Unlocking Customer Behavior Insights To Boost Pricing Performance - cVidya Webinar


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The success of a new pricing campaign relies on the balance of many factors, some are measurable and some seem to depend mostly on creativity and talent
The challenge is to bring the science much closer to the “artistic” part
In this webinar the participants will learn about:

Behavior Pricing analytics framework, profitability modeling, simulations and forecasting
Needs Determining pricing structures based on segments/micro segments needs
Perceptions Value based pricing strategy in practice
Influential Behavioral economics real life examples – providing additional science into pricing structures & campaign messages

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Unlocking Customer Behavior Insights To Boost Pricing Performance - cVidya Webinar

  1. 1. ANALYTICS Unlocking Customer Behavior Insights To Boost Pricing Performance Sagy Gulianka March 13, 2012© 2012 – PROPRIETARY AND CONFIDENTIAL INFORMATION OF CVIDYA
  2. 2. Topics Marketing and pricing framework Pricing analytics and examples of analysis results Introduction to behavioral economics iPAD case study2
  3. 3. Pricing Framework3
  4. 4. Marketing Framework In Telecom Customers Behaviour and past Needs Perceptions selections Collect Customers Market Customer info Information Interactions Researches & XDRs Behavioural structured pricing Internal marketing Ideas for Income, profitability, Analysis/ new products Segmentation CLV deliverables Relative Value, Pricing points, Effective message Pricing Analysis/ Pricing structures willingness to pay, financial impact deliverables price perception Retention Acquisition Communication Cross and Up sell Context4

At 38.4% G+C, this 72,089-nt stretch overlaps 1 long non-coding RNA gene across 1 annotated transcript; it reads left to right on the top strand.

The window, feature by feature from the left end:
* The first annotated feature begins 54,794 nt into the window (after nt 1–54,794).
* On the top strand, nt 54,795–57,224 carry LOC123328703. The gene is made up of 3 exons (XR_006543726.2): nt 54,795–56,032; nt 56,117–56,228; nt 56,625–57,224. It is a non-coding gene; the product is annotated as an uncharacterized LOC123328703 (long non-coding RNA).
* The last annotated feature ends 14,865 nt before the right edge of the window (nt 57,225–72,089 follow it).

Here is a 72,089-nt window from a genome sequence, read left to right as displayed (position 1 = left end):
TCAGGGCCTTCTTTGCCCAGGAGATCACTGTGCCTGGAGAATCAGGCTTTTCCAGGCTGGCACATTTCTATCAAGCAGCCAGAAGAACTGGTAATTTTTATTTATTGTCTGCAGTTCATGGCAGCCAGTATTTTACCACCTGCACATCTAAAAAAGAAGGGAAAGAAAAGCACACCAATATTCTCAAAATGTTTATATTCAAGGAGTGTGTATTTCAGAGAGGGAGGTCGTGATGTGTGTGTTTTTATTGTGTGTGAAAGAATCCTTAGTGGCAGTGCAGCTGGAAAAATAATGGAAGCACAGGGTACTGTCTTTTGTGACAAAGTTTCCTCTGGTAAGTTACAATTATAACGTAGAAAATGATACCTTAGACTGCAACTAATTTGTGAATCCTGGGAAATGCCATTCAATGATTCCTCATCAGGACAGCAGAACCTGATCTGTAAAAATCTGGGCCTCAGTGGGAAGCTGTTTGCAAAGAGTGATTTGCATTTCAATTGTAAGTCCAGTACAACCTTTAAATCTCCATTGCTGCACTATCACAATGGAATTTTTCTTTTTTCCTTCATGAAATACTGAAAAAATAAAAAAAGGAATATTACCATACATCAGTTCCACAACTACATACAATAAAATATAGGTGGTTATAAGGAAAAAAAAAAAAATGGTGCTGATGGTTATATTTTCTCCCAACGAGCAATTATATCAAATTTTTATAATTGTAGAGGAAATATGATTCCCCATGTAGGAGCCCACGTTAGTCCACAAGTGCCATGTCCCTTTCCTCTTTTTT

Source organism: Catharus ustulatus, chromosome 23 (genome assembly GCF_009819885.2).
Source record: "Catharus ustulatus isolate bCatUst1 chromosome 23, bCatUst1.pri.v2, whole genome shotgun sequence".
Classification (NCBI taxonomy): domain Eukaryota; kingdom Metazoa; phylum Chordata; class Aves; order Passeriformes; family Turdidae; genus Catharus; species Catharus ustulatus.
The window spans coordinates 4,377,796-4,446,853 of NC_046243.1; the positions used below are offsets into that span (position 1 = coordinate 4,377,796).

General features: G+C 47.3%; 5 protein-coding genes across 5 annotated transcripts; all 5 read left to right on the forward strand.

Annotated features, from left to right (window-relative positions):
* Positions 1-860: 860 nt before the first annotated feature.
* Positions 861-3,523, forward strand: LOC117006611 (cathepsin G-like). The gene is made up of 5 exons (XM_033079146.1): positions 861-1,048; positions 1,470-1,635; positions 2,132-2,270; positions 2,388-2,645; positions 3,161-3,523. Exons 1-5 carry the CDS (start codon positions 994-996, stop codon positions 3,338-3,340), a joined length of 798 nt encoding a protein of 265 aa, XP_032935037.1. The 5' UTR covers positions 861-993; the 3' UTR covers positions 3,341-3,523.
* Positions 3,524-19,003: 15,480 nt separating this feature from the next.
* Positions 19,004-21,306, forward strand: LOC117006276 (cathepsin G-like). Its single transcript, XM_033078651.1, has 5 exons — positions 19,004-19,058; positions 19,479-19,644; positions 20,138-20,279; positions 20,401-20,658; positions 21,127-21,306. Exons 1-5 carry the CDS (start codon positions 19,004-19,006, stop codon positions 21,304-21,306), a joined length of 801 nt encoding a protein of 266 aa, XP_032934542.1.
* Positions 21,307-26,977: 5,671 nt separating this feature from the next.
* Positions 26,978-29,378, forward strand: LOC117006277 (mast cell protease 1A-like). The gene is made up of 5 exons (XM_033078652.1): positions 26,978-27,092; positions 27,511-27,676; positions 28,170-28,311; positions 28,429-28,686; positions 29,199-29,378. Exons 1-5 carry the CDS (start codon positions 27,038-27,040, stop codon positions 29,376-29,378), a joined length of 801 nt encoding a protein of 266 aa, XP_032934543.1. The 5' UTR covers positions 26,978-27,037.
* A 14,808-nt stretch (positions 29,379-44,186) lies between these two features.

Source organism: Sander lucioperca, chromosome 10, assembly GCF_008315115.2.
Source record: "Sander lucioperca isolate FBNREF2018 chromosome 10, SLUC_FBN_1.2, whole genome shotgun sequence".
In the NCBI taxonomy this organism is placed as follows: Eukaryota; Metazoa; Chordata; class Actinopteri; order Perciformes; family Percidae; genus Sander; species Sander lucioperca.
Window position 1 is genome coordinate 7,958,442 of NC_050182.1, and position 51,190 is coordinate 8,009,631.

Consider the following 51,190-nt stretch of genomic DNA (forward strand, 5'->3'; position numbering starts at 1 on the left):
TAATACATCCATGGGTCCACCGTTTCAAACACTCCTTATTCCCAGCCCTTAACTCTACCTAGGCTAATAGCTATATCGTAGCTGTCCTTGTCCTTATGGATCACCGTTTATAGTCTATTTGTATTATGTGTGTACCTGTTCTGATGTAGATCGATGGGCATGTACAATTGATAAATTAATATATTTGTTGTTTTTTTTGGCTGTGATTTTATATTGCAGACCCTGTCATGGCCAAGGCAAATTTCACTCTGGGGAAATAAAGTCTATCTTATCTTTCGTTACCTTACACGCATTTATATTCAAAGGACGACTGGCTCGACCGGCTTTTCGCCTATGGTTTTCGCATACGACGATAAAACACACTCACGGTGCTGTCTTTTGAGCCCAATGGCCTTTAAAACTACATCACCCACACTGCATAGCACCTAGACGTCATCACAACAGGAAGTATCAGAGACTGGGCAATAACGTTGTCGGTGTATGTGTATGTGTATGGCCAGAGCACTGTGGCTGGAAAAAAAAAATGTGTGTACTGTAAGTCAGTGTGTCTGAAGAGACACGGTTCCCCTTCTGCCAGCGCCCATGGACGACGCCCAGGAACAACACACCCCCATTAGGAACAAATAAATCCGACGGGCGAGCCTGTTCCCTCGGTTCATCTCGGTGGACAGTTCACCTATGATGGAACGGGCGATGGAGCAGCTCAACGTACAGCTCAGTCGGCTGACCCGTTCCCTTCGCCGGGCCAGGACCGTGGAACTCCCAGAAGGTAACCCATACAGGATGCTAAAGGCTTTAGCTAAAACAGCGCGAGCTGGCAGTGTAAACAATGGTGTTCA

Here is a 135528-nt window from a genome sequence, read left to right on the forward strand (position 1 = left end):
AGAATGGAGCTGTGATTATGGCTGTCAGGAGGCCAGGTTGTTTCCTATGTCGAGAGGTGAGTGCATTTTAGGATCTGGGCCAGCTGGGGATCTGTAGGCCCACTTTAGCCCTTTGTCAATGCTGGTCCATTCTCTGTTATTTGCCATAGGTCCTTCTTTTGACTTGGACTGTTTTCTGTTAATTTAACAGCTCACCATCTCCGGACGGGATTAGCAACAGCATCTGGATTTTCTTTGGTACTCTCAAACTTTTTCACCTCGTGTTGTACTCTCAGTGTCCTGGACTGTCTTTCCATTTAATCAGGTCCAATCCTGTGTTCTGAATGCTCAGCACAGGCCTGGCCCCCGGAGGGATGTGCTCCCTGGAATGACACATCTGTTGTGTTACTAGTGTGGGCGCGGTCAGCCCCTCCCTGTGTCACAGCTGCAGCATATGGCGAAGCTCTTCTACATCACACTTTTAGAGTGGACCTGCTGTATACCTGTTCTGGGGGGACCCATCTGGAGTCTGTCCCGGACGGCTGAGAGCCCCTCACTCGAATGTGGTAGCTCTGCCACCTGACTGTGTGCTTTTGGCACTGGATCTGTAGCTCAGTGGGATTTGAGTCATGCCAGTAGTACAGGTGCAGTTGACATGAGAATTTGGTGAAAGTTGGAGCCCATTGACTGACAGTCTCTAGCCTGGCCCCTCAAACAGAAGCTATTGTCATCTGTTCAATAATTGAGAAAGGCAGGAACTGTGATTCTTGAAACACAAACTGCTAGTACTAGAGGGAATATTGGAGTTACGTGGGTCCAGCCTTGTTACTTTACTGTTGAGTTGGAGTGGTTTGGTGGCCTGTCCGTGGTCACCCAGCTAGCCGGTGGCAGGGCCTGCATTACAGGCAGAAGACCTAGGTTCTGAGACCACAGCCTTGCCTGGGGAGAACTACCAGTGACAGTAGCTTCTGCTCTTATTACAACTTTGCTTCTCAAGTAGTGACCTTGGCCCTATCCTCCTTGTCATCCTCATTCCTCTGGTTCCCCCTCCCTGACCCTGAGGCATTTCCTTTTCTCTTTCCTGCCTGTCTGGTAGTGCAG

5. 5. Pricing Framework In Telecom Filters Work plan Ideas Implementation generation Launch Primary 2nd 3rd Reject options  Test market  Fine tune  Approve price plan  Compose Based on inputs not consistent acceptance of pricing plans using quantitative and simple, scope all options with: remaining and pricing qualitative info creative, available in  Strategy options level through Communicate effective Objectives pricing  Assess sensitivity  preferred options to message  Technical competitive analysis IT and technical  Economics reaction  Determine groups and adapt financial where necessary impact  Internal brain-  Internal  One to one  Business plan  Financial analysis as  Behavioural storming decision interviews part of decision economics  Financial methods  Int’l best practises making, unit  Focus groups analysis  Cross-functional meeting Tools  Quantitative  Forecasting co-ordination  Initial financial research meeting tests  Competitive price positioning analysis5
  6. 6. Pricing Analytics6
  7. 7. Pricing Analytics Tradeoffs Accuracy Support complexity of pricing plans and market XDR analysis Time to Market Better Pricing Decisions Speed of analysis Richness of results, detailed per segment analysis7
  8. 8. How Many Different Structures Can Be Built With Six Lego Bricks There are 915 million ways to combine six LEGO bricks8
  9. 9. Accurately Calculating The Financial Impact Of New/Refreshed Pricing Plans Is A Challenge Allowances Multiple Prepaid, Base plans, allowances, Service Roaming add-ons, priority & bundles pospaid, zones promotions Value Volume rankings hybrid Monthly fee, Bespoke Best plan, Acount, discounts, Usage rates offers optima subscribers Roll overs rebates levels Daily/ Off-peak, Connection Per second weekly Friends & Tier, step weekend fee, Data & billing, 12, The most offers family calls rates discounts minimum content 60 price Almost unlimited number of potential pricing mixed9